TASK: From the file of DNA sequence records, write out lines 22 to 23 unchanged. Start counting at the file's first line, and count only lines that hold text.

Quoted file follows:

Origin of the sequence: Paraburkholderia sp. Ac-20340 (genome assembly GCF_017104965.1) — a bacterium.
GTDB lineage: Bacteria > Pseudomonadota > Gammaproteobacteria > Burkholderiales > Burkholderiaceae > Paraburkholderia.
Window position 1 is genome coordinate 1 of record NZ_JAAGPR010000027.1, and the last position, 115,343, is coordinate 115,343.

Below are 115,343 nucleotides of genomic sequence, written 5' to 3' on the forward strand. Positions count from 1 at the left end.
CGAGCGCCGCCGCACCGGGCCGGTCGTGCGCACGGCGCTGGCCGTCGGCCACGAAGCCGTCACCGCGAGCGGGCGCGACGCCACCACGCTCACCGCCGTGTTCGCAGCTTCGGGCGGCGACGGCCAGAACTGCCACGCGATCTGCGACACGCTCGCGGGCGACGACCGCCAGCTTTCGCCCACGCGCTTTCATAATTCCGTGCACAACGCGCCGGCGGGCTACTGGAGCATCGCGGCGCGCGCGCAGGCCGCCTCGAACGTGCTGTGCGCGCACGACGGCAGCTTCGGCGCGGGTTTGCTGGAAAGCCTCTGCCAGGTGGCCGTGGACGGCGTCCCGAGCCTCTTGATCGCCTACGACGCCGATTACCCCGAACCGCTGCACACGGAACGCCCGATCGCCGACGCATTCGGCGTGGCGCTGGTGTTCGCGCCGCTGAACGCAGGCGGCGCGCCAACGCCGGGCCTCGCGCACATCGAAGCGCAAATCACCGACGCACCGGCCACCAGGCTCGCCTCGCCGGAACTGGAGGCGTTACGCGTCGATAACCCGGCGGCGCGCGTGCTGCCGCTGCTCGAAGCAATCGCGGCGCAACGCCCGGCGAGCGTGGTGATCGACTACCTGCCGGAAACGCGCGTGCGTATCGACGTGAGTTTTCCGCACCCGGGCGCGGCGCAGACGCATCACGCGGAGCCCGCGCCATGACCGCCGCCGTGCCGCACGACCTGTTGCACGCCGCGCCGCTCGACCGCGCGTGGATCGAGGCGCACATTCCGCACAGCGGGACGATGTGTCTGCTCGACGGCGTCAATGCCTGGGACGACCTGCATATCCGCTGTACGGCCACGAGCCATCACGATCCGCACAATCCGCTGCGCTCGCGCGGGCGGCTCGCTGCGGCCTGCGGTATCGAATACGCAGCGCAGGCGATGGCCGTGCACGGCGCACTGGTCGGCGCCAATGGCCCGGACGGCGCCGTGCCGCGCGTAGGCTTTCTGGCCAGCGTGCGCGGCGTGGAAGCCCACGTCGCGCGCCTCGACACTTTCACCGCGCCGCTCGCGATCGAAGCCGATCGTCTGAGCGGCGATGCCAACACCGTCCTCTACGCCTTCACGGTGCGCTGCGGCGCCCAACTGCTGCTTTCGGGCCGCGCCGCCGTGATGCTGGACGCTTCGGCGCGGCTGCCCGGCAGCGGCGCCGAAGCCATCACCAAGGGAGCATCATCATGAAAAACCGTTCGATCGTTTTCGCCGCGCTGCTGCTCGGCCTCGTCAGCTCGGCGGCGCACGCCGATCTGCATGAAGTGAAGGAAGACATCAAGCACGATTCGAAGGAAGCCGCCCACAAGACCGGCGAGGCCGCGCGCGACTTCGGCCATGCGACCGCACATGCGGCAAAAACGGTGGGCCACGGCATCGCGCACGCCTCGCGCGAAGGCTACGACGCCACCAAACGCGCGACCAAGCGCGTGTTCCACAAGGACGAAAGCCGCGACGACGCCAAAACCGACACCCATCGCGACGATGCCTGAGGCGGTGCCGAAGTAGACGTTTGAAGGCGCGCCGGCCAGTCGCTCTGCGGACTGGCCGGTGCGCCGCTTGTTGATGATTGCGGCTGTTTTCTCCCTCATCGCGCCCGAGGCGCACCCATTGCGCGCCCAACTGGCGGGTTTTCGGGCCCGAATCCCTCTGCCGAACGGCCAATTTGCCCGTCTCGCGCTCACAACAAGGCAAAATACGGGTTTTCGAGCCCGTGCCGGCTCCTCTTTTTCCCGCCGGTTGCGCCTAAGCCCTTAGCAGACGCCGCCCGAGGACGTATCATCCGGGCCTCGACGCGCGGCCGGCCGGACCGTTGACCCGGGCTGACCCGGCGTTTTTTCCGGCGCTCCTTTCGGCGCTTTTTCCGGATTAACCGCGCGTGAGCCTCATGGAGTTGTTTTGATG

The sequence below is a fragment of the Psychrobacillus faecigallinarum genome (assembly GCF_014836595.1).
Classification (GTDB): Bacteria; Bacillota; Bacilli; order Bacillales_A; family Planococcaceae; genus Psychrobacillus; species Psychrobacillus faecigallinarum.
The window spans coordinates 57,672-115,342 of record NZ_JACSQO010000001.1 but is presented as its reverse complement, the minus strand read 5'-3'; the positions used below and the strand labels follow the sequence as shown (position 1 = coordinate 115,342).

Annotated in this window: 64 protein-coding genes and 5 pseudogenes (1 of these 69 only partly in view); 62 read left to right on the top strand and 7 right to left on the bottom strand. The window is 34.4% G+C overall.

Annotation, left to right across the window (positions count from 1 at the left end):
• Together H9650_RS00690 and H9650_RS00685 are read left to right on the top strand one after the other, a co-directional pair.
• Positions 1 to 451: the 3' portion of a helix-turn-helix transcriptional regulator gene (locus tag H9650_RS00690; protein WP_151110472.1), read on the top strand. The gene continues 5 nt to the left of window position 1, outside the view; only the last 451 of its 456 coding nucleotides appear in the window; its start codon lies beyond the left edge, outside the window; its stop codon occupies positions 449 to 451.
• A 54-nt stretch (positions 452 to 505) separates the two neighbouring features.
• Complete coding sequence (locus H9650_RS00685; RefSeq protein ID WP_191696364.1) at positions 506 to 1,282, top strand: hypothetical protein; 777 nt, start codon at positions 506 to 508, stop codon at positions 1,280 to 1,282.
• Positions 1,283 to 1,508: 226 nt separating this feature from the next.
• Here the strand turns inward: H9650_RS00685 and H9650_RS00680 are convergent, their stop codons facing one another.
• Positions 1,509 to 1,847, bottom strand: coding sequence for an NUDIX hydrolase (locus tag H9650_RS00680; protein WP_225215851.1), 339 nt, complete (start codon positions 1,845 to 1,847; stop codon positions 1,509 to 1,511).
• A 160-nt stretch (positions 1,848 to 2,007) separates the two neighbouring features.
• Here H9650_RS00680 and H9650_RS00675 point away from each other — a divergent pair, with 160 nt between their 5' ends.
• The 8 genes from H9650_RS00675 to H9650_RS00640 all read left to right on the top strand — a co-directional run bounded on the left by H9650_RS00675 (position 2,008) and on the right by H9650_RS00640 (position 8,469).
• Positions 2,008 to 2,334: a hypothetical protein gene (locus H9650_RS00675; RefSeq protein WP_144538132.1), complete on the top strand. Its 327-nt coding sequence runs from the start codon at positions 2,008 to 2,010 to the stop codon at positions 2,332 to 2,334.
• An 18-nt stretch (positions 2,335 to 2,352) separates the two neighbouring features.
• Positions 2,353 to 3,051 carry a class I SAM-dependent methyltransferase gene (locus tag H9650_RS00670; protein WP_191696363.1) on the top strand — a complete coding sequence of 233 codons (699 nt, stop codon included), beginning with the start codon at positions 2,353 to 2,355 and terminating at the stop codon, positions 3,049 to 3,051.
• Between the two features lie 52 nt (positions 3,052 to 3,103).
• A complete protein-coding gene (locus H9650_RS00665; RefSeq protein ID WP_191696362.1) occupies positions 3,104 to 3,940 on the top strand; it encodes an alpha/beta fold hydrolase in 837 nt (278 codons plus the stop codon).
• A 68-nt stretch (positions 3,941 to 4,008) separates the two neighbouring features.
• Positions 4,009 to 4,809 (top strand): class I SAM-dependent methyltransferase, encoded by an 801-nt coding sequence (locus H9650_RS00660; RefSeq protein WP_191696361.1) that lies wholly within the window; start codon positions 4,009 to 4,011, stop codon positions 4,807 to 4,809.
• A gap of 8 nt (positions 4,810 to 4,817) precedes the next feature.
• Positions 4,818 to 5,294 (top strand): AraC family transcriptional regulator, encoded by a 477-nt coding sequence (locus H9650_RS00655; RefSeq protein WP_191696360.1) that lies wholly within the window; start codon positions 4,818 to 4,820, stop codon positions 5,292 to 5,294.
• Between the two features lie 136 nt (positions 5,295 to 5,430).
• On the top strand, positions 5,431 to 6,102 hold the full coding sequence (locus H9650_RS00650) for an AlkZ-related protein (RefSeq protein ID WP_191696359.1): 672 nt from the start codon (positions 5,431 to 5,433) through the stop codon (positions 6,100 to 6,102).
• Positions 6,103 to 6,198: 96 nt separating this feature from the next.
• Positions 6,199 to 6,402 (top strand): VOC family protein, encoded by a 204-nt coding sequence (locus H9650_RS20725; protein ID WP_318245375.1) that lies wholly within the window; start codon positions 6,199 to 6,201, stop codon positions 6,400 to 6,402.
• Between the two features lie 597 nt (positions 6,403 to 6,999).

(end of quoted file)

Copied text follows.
• An 18-nt stretch (positions 2,335 to 2,352) separates the two neighbouring features.
• Positions 2,353 to 3,051 carry a class I SAM-dependent methyltransferase gene (locus tag H9650_RS00670; protein WP_191696363.1) on the top strand — a complete coding sequence of 233 codons (699 nt, stop codon included), beginning with the start codon at positions 2,353 to 2,355 and terminating at the stop codon, positions 3,049 to 3,051.